Breaking Night: a memoir of forgiveness, survival, and my journey from homeless to Harvard – Liz Murray

Murray is the daughter of drug addicts who died of Aids. They neglected her, scandalously, but loved her in their own hopelessly dysfunctional way. By the age of six she was accustomed to watching her parents shoot up (her mother was almost blind, so her father had to help her do it). She left home at 15, carrying with her a crumpled snapshot of her mother, taken at a similar age – a girl with a storm cloud of hair and an unnervingly absent stare. It is the only picture reproduced in the book – her talisman. Murray’s mother was dying of Aids while her daughter rode the subways at night for warmth, slept in stairwells on marble floors, camped in friends’ houses, scavenged in rubbish bins and played truant from school. And, at 17, she motivated herself to return to high school – making up a year’s work with every term. Murray set herself the highest goals and won a New York Times scholarship that led to the place at Harvard. By far the most memorable stretches of the book are those describing the squalid particulars of the family flat in the Bronx. By the time you have envisaged the coffee table strewn with her mother’s knickers, her parents’ blood on the walls and the Wonder Bread, the lice having a field day on her head, you are desperate to read about scouring, clean water and gallons of shampoo. Murray describes hunger vividly, too – she and her sister, on one occasion, share toothpaste and a cherry flavoured chapstick to keep them going. At every turn, what one salutes is Murray’s unjudgmental stoicism, her compassion and lack of self-pity. One gets the sense she has spent her life trying not to rock the boat – and is still aiming for calm waters. She won’t let misery win. – Kate Kellaway – The Guardian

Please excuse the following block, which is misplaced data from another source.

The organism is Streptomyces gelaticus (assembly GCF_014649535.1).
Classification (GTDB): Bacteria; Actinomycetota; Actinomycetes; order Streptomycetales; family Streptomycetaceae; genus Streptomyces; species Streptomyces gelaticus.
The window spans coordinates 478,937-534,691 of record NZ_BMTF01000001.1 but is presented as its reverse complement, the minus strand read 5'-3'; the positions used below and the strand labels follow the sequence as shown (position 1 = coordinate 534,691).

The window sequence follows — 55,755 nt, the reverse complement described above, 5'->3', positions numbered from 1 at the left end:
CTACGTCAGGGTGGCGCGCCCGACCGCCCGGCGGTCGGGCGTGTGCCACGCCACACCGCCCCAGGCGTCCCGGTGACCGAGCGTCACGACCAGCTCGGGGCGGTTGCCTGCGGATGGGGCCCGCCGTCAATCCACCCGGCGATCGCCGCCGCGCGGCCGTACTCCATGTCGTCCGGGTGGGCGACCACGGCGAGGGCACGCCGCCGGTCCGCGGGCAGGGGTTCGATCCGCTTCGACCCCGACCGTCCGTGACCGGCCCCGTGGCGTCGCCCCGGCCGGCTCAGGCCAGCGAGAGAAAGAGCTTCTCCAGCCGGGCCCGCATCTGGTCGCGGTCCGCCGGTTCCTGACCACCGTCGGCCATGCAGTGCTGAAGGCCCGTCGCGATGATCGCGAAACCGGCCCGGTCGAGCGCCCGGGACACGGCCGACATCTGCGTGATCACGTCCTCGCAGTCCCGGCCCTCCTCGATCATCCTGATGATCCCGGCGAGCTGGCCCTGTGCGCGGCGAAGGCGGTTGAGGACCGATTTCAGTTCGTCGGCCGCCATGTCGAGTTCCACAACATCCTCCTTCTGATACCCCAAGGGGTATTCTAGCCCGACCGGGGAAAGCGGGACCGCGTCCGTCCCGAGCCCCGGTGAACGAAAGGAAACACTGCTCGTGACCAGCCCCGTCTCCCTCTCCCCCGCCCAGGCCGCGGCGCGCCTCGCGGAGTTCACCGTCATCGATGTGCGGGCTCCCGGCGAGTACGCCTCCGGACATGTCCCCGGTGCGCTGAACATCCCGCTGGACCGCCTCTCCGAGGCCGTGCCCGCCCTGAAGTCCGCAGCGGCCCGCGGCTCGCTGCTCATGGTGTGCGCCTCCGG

October is National Bullying Prevention Month

By - October 1st, 2018

A 2016- 2017 CDC survey showed New Hampshire had the 8th highest rate of cyber bullying in the country for High School aged students. An April 2018 study found that 59% of students admitted to experiencing cyber bullying in the last year. Check out some of the library’s offerings on bullying and let’s work to reduce these numbers.